Market potentials for CNT technology are bringing new companies into the forefront. Nanocomp Technologies offers commercial CNT fibers created using a carbon vapor deposition (CVD) reactor and then formed into sheets or fibers that can be twisted into shields or primary conductors. Another supplier is Syscom Advanced Materials Inc., which provides a variety of metal-clad fibers.

DexMat Inc. in Houston produces CNT fiber using a wet acid process that draws multiple fibers that can be shaped into a shield or primary conductor, and future developments for  include flat tape. The company boasts a strong Ph.D. cadre from nearby Rice University where they have successfully fabricated coaxial cable inner and outer conductors by coating a solution of CNTs in chlorosulfonic acid to achieve a two-times better conductivity than seen previously. This may prove an attractive alternative to commercial coax cable using tin-coated-copper with comparable attenuation and greater mechanical durability with 97% reduced mass, according to the company.

Usually, the outer conductor is the heaviest portion of today’s cables. In coax, the outer conductor provides both signal transmission and electromagnetic shielding. While shielding does not require high conductivity in the outer conductor, signal loss (i.e., signal attenuation) through the transmission line is significantly affected by the conductivity and architecture of the outer conductor. The new solution-coated CNT outer conductors offer near-term application potentials. Several connector companies are reportedly studying termination techniques.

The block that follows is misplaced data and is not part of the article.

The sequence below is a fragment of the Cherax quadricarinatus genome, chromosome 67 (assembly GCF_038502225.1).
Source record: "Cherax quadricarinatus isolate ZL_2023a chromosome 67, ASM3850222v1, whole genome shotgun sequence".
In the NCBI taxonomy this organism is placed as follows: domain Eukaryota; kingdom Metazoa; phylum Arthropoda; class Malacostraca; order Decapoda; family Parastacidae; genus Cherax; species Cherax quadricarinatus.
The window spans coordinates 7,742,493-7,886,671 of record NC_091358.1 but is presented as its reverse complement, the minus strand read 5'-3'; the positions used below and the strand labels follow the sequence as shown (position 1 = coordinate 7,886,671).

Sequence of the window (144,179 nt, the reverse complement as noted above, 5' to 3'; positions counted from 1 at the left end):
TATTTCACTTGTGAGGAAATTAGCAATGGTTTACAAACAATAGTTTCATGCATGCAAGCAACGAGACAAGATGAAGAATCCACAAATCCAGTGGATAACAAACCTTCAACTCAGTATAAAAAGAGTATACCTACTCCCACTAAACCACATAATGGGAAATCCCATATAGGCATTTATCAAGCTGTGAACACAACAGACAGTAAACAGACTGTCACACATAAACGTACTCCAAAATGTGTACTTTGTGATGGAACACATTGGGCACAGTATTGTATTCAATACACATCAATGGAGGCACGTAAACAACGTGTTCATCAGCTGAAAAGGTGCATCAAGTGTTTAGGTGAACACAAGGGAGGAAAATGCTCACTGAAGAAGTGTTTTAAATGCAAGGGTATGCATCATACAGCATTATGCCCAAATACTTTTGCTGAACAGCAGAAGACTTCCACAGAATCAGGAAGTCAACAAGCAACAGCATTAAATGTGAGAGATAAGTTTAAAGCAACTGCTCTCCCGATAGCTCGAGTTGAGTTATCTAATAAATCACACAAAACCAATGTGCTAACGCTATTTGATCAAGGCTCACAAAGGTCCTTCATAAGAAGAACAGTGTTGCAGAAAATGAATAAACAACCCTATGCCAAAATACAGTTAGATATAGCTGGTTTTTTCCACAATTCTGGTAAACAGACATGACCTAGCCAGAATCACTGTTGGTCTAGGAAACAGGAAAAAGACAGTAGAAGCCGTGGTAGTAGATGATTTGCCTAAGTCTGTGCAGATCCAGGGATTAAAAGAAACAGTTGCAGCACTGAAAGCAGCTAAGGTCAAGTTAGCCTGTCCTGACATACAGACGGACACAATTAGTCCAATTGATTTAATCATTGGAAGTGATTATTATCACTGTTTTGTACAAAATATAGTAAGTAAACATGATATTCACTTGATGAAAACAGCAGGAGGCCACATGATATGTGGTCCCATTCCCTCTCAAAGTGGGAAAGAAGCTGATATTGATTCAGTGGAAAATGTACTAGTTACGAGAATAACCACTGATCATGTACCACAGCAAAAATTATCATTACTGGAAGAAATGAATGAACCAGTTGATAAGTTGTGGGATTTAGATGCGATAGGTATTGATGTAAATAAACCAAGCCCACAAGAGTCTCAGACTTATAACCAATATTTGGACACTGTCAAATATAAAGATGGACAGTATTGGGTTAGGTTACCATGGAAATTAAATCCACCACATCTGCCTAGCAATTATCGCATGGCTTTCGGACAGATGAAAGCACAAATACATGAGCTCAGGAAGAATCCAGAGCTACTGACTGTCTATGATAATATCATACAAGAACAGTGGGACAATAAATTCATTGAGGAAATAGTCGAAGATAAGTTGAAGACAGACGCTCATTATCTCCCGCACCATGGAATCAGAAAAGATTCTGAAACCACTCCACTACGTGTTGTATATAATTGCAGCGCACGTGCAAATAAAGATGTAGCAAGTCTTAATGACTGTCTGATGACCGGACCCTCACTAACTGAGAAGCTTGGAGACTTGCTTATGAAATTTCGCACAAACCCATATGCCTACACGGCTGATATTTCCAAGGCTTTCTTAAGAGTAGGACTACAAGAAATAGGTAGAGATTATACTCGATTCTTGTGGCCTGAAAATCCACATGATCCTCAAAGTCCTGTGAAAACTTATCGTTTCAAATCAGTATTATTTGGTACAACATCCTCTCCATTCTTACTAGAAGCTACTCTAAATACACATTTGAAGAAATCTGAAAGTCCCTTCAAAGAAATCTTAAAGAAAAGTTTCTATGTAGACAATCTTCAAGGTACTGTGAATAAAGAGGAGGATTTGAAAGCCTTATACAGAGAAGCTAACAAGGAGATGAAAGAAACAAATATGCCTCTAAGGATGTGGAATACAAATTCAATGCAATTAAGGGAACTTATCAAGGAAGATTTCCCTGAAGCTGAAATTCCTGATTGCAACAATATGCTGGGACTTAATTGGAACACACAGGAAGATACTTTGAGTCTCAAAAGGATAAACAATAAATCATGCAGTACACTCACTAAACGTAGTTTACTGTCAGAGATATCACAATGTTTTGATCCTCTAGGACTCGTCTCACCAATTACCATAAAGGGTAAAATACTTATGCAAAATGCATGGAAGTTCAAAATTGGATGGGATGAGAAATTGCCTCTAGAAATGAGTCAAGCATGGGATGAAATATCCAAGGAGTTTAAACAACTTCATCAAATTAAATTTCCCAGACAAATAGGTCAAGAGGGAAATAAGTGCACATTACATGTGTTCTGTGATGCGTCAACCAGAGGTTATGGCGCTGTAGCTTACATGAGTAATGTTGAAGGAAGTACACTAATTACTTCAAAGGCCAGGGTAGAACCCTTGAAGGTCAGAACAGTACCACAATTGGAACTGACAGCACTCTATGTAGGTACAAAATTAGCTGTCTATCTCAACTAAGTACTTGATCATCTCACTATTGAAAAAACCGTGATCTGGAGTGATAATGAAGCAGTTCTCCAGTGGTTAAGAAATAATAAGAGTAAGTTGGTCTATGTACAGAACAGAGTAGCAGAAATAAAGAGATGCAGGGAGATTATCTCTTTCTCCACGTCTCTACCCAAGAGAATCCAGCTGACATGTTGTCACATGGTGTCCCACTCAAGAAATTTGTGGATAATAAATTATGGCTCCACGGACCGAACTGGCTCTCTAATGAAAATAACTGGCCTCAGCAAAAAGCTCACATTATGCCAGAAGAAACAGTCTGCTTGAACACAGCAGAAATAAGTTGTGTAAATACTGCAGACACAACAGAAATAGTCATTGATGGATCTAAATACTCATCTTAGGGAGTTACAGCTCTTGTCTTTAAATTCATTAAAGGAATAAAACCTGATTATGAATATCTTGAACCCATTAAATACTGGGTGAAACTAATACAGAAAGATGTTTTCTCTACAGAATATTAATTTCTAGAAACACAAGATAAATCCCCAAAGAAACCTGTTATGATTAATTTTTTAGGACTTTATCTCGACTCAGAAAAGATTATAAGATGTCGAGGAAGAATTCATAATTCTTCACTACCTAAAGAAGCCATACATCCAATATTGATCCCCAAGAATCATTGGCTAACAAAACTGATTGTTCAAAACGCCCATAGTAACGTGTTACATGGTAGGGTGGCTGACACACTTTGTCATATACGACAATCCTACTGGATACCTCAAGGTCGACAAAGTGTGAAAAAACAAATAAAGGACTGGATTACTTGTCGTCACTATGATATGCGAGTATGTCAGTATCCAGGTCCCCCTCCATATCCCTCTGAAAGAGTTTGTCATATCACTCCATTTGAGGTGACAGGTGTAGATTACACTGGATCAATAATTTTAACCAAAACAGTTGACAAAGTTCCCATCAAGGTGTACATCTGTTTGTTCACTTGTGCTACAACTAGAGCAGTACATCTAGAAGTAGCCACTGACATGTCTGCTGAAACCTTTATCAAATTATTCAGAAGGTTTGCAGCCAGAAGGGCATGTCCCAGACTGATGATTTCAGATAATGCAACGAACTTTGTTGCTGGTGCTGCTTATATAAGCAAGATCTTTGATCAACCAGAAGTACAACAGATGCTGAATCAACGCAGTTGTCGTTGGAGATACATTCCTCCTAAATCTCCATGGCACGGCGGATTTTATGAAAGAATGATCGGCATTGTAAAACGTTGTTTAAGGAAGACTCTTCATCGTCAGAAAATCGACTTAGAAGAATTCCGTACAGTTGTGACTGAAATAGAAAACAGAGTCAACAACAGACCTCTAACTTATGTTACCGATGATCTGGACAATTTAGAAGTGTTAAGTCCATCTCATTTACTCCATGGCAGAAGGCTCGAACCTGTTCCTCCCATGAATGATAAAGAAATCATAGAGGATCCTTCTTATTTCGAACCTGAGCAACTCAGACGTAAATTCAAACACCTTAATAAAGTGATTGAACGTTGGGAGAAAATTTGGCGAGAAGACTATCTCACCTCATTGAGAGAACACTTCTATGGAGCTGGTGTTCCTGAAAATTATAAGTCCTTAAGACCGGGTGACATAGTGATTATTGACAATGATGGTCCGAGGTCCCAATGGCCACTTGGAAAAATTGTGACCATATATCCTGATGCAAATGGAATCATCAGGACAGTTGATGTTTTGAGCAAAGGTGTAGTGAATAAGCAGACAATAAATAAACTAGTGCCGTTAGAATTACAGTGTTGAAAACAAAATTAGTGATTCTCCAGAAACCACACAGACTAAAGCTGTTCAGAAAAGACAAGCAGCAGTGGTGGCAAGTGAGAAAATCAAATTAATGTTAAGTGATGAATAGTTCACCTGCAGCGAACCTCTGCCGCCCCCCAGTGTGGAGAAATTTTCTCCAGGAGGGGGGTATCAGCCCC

Carbon Nanotube Materials Provide Shielding

TE Connectivity has been working to use CNT materials for shielding and data transmission cables. In a paper presented at the 2012 IWCS Conference, Dr. Stefanie Harvey, senior manager for corporate strategy, reported that they had achieved greater than 50dB shielding effectiveness in the GHz range, and their “data transmission cables using a yarn format perform comparably to MIL-STD-1553.” In the January 5, 2016 issue of ASSEMBLY, Dr. Harvey reviewed how replacing the braid in RG-58 cable would reduce weight from 38.8 grams per meter (g/m) to 11.5g/m, while replacing the center conductor with CNT yarn would further reduce weight to 7.3g/m for a combined weight reduction of 80%.

Composites are used to replace heavy copper wire with metal plated aramid fibers for use in wire and cable EMI shielding. EMI shielding made with plated aramid fibers can reduce weight by as much as 80%, leading to major weight reduction depending on the size of the aircraft or satellite. Aramid fibers are a class of strong, heat-resistant synthetic fibers, the best known of which is DuPont™ Kevlar®, used in ballistic-rated body armor.

Carlisle Interconnect Technologies (formerly Micro-Coax Inc.) provides a unique weight-reducing EMI/RFI shielding solution using their proprietary high-strength ARACON® brand metal clad fibers. Ron Souders, technical director, Carlisle Interconnect Technologies, advises that, for typical applications, switching to ARACON allows a weight savings of 80% when compared to traditional metal braided or woven EMI shielding products. This offers the conductivity of an outer metal coating with the strength, light weight, and flexibility of aramid fiber.